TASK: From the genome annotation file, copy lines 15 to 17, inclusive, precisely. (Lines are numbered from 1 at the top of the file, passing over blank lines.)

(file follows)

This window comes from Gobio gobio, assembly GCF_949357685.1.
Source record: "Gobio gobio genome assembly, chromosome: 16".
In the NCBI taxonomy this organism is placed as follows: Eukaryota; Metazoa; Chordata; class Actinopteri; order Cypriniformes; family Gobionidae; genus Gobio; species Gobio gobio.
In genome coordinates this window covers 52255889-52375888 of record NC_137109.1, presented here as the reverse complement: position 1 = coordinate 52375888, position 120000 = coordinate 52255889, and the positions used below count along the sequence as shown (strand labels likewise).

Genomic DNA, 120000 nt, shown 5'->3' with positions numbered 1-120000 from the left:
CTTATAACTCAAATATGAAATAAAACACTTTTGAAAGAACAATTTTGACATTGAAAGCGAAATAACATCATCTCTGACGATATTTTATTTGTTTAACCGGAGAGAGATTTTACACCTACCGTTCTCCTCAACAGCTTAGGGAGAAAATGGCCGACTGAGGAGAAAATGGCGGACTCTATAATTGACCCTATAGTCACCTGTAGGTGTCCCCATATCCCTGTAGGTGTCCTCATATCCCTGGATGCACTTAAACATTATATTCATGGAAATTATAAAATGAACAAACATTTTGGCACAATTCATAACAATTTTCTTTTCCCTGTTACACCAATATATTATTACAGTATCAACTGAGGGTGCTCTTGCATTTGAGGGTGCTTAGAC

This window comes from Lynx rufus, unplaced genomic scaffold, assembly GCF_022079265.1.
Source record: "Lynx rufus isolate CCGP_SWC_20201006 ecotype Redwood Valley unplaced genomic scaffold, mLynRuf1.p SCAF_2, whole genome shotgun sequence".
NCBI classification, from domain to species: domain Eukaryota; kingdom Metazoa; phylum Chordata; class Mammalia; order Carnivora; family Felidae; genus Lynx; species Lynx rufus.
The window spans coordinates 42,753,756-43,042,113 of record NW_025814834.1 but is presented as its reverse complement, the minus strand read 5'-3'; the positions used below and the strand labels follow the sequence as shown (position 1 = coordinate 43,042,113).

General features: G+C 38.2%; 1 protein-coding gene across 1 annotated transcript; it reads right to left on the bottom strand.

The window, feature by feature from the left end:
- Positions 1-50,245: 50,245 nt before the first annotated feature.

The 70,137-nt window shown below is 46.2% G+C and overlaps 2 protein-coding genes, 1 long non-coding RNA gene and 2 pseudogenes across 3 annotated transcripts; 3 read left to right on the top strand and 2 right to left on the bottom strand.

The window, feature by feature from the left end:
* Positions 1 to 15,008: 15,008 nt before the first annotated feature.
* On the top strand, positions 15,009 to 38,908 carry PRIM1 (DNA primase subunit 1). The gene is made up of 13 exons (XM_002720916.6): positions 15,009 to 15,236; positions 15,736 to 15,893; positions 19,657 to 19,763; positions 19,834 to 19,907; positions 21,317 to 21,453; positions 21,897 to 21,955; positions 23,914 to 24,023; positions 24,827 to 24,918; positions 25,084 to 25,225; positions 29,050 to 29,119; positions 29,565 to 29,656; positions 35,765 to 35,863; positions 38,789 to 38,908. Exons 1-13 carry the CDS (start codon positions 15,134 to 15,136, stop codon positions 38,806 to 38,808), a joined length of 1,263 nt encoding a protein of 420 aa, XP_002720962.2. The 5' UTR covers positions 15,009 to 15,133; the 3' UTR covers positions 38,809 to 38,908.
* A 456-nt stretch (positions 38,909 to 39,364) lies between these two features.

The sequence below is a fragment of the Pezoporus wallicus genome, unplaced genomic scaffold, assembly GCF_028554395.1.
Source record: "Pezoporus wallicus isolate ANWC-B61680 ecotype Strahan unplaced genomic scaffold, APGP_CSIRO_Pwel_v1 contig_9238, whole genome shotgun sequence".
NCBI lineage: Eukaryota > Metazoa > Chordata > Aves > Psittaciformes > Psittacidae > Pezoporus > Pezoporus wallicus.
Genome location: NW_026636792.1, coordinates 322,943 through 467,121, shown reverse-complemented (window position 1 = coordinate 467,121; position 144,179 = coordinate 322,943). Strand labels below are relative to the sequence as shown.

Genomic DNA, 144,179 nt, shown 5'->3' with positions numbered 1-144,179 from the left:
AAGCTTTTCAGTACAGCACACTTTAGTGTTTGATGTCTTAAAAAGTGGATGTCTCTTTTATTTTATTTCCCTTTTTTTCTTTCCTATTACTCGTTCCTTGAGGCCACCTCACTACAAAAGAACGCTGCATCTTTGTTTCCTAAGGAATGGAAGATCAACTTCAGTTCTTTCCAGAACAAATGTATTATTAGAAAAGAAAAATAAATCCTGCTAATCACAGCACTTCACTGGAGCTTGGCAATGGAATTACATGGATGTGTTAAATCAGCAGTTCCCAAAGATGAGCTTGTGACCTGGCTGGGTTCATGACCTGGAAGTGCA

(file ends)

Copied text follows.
The window, feature by feature from the left end:
* Positions 1 to 15,008: 15,008 nt before the first annotated feature.
* On the top strand, positions 15,009 to 38,908 carry PRIM1 (DNA primase subunit 1). The gene is made up of 13 exons (XM_002720916.6): positions 15,009 to 15,236; positions 15,736 to 15,893; positions 19,657 to 19,763; positions 19,834 to 19,907; positions 21,317 to 21,453; positions 21,897 to 21,955; positions 23,914 to 24,023; positions 24,827 to 24,918; positions 25,084 to 25,225; positions 29,050 to 29,119; positions 29,565 to 29,656; positions 35,765 to 35,863; positions 38,789 to 38,908. Exons 1-13 carry the CDS (start codon positions 15,134 to 15,136, stop codon positions 38,806 to 38,808), a joined length of 1,263 nt encoding a protein of 420 aa, XP_002720962.2. The 5' UTR covers positions 15,009 to 15,133; the 3' UTR covers positions 38,809 to 38,908.